My problem is devastating, life-changing and painful. It's one that I have hidden for some time. One that I pretended wasn't a big deal. It elicited shame, anguish and anger. You see, for most people these things just happen--no thought, no pain, no thinking, they just occur. When things that just "happen" for other people don't happen for us, it's devastating. It changes us, shapes us into someone else and makes us realize just how precious the gifts that seem to be simply handed to others are to all of us.
I have lamented, for what seems like forever, coming out with my admission. I have written and re-written this post so many times, attempting to make sure it was perfect. I don't know what I was waiting for in particular, but I now realize that I was waiting for my heart to be ready. I was waiting to understand that we are going to be OK and then--and only then--would I be ready to be OK publicly. Being open and honest is scary.
You see, we were recently told that we are unable to have children. Well, we are unable to have children without undergoing one very major (read: very expensive, very traumatic, very only 50% successful at best) medical intervention. There have been countless tests, doctor's visits, tears and anguish over the past year, to say the least. We have only a few options and some big decisions are yet to be made. But, we have time to decide which path to take.
I won't go into the details. I won't talk about who has what problem, but I will say that the odds of us naturally conceiving a child are basically nil.
Now, let's pause for a deep breath and take it in for a moment.
This has not, by any stretch of the imagination, been an easy pill to swallow. It's more like swallowing a pill wrapped in barbed wire and coated with poison and scorpions. It's awful. It's horrible. It's painful. More than anything, though, it's just not FAIR. The idea of fairness has truly been the hardest of those pills to swallow. It's the one that makes us realize that this is what's happening to us and there is nothing we can do about it. We won't wake up tomorrow and realize this is a dream. It's reality. This is the hand we were dealt, for some reason, and we must continue to play the game.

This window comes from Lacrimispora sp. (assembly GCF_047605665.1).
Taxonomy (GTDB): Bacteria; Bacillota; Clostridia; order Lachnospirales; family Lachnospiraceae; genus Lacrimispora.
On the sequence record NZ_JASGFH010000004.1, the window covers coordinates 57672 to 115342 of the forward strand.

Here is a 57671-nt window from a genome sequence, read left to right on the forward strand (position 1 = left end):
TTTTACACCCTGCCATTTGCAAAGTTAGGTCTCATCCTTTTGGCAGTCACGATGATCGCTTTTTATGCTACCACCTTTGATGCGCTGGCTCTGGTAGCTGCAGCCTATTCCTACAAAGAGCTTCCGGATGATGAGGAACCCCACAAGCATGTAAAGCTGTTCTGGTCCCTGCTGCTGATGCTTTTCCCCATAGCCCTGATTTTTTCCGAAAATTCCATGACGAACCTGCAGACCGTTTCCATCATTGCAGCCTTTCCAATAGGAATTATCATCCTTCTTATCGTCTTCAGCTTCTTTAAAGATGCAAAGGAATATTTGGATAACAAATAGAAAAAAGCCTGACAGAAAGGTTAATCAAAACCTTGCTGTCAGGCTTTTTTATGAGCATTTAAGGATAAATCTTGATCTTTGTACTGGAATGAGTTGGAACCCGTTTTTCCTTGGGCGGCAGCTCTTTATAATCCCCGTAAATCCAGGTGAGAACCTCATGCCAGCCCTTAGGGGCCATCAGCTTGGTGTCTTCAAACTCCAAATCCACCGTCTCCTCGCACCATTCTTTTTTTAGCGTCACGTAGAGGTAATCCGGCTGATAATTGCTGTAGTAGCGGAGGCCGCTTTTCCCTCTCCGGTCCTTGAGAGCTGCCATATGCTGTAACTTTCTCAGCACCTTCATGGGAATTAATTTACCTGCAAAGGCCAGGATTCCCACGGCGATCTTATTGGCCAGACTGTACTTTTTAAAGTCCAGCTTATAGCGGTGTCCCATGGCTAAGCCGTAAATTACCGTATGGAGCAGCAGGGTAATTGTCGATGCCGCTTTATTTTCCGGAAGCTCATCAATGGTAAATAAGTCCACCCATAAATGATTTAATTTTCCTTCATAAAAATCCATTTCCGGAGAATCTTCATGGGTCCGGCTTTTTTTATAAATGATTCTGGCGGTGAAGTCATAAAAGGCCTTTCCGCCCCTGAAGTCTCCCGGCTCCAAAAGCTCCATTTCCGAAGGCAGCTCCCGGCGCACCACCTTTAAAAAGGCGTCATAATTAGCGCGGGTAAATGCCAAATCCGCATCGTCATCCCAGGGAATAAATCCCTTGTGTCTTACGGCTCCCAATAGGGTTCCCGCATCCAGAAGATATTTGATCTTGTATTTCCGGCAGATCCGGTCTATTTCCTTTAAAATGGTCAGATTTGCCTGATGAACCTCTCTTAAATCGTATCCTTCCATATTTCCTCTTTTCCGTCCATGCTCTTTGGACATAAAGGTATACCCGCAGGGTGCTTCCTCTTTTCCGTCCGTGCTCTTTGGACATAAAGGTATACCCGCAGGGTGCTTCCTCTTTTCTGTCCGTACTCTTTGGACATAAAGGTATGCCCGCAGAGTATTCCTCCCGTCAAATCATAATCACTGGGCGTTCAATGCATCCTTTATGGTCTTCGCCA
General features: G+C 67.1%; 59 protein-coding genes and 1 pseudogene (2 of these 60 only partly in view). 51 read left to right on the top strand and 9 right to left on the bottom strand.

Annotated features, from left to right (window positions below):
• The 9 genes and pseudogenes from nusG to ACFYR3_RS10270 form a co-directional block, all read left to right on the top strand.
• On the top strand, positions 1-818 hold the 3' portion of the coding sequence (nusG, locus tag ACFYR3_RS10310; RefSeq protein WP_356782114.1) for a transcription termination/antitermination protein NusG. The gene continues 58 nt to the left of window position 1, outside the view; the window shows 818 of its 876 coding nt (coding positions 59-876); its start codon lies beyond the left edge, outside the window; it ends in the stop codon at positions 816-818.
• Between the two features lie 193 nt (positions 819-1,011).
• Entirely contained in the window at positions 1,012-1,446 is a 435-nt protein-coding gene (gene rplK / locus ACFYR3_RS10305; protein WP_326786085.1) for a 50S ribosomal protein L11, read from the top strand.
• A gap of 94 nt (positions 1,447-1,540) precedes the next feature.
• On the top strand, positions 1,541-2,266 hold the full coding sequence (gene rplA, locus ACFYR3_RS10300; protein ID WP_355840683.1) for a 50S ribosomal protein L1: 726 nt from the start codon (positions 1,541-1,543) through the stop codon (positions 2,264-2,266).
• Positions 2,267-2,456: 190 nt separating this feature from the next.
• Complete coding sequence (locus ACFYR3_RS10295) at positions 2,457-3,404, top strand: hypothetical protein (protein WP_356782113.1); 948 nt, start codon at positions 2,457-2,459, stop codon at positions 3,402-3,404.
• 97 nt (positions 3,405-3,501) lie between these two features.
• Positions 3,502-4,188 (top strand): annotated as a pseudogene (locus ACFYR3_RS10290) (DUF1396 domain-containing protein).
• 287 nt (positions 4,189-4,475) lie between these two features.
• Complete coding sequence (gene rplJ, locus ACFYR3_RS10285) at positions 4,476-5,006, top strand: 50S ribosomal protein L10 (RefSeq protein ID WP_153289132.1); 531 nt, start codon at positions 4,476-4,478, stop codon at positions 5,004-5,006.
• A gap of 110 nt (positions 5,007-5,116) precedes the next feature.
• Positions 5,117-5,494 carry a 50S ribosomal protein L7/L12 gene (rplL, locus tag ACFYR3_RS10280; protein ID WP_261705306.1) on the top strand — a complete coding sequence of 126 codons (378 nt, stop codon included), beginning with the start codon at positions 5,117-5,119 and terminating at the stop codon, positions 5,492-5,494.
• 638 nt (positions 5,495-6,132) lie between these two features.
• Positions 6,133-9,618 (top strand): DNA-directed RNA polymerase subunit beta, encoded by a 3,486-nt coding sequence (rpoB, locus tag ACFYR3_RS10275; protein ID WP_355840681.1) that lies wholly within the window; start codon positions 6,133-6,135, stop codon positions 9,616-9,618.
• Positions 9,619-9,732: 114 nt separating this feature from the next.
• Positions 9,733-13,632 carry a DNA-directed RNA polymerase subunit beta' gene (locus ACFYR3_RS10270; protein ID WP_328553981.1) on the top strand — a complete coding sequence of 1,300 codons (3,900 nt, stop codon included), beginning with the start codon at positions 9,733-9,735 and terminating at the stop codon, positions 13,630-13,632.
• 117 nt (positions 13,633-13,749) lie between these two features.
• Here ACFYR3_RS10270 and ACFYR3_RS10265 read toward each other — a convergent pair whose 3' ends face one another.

To be very honest, I have spent a long time being very angry. Angry at God, angry at myself, angry at doctors--just really angry. I've asked "Why us?" more times than I care to admit. It was like a huge wave of bitterness had just swallowed my entire body, wrapping itself around me and pulling me deeper into the abyss. I didn't want to go, but I didn't have the strength to fight it either. I only stopped being angry when I realized and came to understand that I didn't have anyone to be angry at--not even God. It has been said that being angry and bitter is like swallowing poison and expecting someone else to die. It truly only makes YOU miserable.
More than anything, I felt ashamed. I didn't know what to say--how to say it--because I didn't have the words.
How do you bring up the fact that you can't have children at a social function?
How do you tell your co-workers, friends and family, who expect you to have children after nearly 3 years of marriage, that it will never happen and to just shut up about it already?
How do you talk about the fact that the only way you'll ever have a child is if you pay for one?
How do you come to terms with the idea that you may never know what your biological children look like?
Is it possible to live a full, complete life without a child?
What now? What are we supposed to do now?
It's awkward, it's shameful and most people don't know what to say to someone who is having trouble conceiving a child. So, they usually say something dumb. Or thoughtless. Or sorta well-meaning. So, we don't tell people about our "issue," or we make jokes or pretend like we'll just have children someday. We know that day will never come, but it's easier to turn the conversation another direction than it is to tell nosy Uncle Larry that we have been trying unsuccessfully for years to have a child. Thanks for asking!